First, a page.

Number of prisoners released by mistake reaches highest level for six years


The number of prisoners released by mistake has reached the highest level for six years.

Sixty-five convicted criminals or suspects were freed in error in 2015/16 - an increase of 16 compared with the previous year and the highest in any financial year since 2009/10, when there were 68.

An inmate is classed as having been released in error if they are wrongly discharged from an establishment or court when they should have remained in custody and when they had no intention to escape.

The Ministry of Justice said examples can include misplaced warrants for imprisonment or remand, recall notices not acted upon, sentence "miscalculation" or "discharging the wrong person on escort".

Figures obtained by the Press Association last year showed that prisoners in custody for murder and other violent offences were among hundreds mistakenly released in a decade.

It came as a rash of official data sparked fresh concerns about safety in prisons in England and Wales.

It was disclosed that assaults on prison staff have reached the highest level on record - with 15 attacks now taking place every day.

In the year to the end of March there were 5,423 assaults on officers - up 40% on the previous year. The tally included 646 serious incidents.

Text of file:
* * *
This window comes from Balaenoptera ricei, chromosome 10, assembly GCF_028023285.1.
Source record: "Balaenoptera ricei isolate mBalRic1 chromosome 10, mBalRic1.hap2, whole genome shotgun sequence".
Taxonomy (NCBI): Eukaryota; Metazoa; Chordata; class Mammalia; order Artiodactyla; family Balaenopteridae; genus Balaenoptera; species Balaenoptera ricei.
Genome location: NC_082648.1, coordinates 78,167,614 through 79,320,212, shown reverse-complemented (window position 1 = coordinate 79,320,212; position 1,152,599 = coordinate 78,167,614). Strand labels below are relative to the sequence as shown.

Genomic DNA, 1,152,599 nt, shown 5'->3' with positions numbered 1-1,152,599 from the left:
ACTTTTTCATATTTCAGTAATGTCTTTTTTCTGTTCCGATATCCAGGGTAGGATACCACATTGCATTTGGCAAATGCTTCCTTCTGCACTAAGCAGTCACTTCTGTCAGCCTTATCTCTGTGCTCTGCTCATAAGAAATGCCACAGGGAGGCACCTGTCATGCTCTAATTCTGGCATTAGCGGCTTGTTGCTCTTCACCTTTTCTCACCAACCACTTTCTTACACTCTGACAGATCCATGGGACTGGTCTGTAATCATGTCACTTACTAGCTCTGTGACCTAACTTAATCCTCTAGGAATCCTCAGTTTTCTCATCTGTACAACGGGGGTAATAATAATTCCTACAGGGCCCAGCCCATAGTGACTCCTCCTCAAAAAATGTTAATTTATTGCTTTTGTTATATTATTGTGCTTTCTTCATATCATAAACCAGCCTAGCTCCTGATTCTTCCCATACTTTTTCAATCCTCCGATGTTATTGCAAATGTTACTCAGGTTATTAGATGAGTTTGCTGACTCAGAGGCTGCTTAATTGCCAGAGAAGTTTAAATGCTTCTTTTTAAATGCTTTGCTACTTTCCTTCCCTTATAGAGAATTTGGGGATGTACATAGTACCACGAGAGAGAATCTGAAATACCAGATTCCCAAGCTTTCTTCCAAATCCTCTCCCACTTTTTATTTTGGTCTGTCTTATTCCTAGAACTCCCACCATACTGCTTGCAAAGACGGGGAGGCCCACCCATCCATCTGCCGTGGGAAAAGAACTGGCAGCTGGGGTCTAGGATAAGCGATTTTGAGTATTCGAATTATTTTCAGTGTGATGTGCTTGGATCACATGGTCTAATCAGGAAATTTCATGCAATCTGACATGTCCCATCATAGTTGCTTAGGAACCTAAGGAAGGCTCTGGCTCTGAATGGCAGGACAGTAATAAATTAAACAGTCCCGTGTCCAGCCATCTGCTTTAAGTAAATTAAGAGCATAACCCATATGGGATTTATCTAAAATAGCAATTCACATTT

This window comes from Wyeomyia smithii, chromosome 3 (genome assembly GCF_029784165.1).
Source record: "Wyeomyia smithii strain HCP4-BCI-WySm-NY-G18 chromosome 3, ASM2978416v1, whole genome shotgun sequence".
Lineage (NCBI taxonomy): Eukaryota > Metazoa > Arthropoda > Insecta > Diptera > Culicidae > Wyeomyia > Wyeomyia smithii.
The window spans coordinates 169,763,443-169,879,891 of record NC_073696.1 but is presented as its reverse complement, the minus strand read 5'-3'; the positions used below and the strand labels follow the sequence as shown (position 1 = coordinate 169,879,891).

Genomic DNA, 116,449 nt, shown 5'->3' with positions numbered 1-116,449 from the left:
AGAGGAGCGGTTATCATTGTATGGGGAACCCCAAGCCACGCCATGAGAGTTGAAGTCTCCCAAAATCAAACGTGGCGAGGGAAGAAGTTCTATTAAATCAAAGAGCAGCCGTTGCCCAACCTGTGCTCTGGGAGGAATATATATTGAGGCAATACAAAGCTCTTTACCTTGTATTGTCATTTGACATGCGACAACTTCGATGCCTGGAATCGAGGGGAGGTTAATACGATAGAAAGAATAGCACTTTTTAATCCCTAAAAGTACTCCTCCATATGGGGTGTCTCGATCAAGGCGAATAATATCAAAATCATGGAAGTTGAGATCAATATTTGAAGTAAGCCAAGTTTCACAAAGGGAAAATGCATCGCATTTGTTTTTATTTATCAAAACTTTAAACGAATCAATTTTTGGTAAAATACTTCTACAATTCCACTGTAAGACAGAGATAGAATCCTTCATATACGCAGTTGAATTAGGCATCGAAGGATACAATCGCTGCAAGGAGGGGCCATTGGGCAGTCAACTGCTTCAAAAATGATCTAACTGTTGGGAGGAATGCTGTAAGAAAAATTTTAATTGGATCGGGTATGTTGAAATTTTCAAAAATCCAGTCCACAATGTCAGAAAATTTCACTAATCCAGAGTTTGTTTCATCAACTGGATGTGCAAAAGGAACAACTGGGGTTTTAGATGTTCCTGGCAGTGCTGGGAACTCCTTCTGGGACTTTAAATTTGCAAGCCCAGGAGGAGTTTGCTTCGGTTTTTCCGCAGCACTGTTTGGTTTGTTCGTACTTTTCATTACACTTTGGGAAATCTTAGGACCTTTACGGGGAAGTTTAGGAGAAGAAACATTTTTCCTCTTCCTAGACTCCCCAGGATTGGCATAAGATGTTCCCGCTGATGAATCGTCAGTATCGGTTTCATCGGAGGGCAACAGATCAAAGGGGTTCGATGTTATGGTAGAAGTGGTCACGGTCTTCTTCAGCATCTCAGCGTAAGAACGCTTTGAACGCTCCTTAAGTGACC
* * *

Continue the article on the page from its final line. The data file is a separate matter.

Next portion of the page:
The overall assault count was up by almost a third to more than 22,000, while in the 12 months to the end of June there were 105 apparent self-inflicted deaths - up from 82 in the previous 12 months.

The figures come days after chief inspector of prisons Peter Clarke warned that too many prisons have become "unacceptably violent and dangerous places".

As the Government published multiple reports, it was also disclosed that:

:: As of the end of last month, 1,341 offenders freed on licence and then recalled to custody after breaching the conditions of their release were still at large, including 177 who were originally serving a sentence for violence and 42 for sex crimes. The figures include some individuals believed to be dead or living abroad, the MoJ said.

:: The overall performance of six prisons was rated as being of "serious concern".

:: One in four adult or juvenile offenders committed a new offence within a year of being cautioned, convicted, or released from custody. The re-offending rate of 25.7% is a slight fall on the previous 12 months.

:: In 2015/16, 24.5% of prisoners were held in "crowded" conditions, a decrease of 1.0 percentage points from 2014/15.

Andrew Neilson, of the Howard League for Penal Reform, said: "Prisons are not only becoming more dangerous, they are becoming more dangerous more quickly.

"That more prisons have been awarded the worst-possible performance rating provides further indication of how the system is failing after years of rising numbers, chronic overcrowding and deep staff cuts."

Justice Secretary Liz Truss said the level of violence in prisons is "unacceptable".

She added: "I am clear that safety in prisons is fundamental to the proper functioning of our justice system and a vital part of our reform plans.

"There are a number of factors, including the availability of psychoactive substances in prisons, which must be tackled.

"It will take time to address these long-standing problems. I am determined to make sure our prisons are safe and places of rehabilitation."